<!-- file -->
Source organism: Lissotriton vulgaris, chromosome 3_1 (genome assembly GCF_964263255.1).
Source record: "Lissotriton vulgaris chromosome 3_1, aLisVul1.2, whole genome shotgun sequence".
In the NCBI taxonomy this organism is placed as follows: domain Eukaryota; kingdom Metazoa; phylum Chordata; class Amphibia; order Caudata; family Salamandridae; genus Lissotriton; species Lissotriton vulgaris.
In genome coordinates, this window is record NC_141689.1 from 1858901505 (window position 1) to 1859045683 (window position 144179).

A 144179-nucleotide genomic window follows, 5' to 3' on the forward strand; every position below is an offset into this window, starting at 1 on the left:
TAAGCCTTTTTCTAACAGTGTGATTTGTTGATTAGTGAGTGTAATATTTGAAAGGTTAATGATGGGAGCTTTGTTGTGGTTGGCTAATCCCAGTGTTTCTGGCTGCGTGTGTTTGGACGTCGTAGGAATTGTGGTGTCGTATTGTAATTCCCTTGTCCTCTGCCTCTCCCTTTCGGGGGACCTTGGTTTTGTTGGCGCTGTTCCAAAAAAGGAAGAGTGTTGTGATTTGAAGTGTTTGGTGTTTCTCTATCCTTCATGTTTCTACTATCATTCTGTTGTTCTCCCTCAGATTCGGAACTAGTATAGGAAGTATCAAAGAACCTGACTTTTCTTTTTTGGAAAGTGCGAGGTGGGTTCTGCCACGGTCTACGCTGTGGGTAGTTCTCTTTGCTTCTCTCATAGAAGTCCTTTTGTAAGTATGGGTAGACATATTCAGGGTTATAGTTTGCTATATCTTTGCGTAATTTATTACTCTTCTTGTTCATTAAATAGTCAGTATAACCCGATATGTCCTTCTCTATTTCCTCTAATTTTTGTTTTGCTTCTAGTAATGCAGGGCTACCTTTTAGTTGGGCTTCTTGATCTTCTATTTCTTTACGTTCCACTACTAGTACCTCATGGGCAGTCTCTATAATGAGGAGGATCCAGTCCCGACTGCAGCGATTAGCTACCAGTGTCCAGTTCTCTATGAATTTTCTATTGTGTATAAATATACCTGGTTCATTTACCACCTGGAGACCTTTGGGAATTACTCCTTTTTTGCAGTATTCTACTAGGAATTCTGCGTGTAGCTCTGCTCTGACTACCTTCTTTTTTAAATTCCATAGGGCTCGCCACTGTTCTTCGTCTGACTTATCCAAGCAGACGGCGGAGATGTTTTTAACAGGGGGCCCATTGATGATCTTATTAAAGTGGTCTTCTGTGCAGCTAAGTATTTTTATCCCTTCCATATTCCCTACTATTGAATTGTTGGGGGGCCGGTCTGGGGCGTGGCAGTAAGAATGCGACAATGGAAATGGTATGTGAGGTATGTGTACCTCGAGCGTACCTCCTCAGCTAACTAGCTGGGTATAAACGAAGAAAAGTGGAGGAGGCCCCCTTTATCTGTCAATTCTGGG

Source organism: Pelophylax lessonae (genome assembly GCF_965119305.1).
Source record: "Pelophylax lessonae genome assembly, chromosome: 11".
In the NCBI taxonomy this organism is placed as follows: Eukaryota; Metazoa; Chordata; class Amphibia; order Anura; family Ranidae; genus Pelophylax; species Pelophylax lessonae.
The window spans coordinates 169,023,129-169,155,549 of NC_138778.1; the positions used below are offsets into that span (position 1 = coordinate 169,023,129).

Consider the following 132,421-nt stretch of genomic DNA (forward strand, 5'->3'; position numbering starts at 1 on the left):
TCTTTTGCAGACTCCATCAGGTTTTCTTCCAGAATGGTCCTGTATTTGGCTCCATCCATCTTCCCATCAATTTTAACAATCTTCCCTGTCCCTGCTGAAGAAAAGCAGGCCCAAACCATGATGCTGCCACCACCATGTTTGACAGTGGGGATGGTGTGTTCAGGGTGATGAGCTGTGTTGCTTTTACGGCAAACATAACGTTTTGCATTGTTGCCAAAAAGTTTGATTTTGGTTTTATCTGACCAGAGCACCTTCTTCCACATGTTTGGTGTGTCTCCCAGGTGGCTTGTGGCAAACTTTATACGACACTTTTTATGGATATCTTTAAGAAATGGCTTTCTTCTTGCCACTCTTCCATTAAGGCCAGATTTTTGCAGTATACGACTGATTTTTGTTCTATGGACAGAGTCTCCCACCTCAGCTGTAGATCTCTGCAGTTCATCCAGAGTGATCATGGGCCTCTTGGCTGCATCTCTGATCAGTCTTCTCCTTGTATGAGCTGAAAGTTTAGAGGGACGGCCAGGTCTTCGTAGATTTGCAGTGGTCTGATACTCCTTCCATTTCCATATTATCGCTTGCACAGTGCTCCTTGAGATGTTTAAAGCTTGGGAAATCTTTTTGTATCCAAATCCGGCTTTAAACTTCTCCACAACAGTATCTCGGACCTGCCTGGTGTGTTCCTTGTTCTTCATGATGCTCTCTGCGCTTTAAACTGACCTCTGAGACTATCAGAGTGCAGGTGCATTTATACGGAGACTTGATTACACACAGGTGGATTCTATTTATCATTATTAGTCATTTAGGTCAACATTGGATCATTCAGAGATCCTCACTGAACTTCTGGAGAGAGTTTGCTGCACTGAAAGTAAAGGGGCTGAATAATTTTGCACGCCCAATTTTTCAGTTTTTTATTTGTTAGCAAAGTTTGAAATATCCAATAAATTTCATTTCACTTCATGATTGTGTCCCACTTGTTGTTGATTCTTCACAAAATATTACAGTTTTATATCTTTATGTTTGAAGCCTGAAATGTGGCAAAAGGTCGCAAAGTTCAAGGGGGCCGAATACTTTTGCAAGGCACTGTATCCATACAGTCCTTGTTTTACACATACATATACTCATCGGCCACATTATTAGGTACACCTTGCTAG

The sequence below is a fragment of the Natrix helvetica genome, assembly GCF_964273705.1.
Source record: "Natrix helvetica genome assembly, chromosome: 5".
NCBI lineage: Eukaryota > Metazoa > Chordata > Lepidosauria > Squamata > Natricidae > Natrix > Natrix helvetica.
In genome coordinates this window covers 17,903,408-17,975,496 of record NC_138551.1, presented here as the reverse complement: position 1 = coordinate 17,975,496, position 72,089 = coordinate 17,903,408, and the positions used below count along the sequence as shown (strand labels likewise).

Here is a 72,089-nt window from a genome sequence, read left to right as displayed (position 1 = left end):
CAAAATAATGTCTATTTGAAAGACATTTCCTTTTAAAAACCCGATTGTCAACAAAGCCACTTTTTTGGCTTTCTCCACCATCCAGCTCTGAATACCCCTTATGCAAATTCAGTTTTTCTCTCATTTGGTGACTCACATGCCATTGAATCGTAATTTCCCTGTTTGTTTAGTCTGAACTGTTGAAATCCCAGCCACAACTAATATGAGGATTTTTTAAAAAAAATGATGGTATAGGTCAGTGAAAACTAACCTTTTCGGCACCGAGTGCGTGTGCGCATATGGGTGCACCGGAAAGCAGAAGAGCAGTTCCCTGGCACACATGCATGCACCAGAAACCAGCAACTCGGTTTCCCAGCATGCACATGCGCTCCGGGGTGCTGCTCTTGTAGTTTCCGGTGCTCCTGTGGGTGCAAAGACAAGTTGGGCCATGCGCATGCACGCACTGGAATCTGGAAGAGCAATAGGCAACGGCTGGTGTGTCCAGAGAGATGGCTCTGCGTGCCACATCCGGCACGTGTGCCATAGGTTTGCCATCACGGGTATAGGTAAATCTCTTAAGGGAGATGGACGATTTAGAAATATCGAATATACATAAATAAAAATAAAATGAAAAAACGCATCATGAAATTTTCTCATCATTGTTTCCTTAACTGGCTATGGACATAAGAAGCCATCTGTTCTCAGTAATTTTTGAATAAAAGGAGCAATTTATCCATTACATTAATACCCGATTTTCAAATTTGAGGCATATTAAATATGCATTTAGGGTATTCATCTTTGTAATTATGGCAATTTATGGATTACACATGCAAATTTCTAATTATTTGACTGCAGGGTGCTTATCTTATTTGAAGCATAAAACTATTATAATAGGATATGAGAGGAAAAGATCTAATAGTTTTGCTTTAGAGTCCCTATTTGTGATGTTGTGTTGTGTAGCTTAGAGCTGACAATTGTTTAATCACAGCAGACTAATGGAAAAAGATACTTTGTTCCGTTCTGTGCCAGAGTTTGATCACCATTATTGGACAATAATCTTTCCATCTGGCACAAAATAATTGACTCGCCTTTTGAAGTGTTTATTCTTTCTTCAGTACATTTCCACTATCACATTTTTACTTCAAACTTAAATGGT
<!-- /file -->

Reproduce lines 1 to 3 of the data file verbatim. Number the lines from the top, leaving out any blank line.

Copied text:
Source organism: Lissotriton vulgaris, chromosome 3_1 (genome assembly GCF_964263255.1).
Source record: "Lissotriton vulgaris chromosome 3_1, aLisVul1.2, whole genome shotgun sequence".
In the NCBI taxonomy this organism is placed as follows: domain Eukaryota; kingdom Metazoa; phylum Chordata; class Amphibia; order Caudata; family Salamandridae; genus Lissotriton; species Lissotriton vulgaris.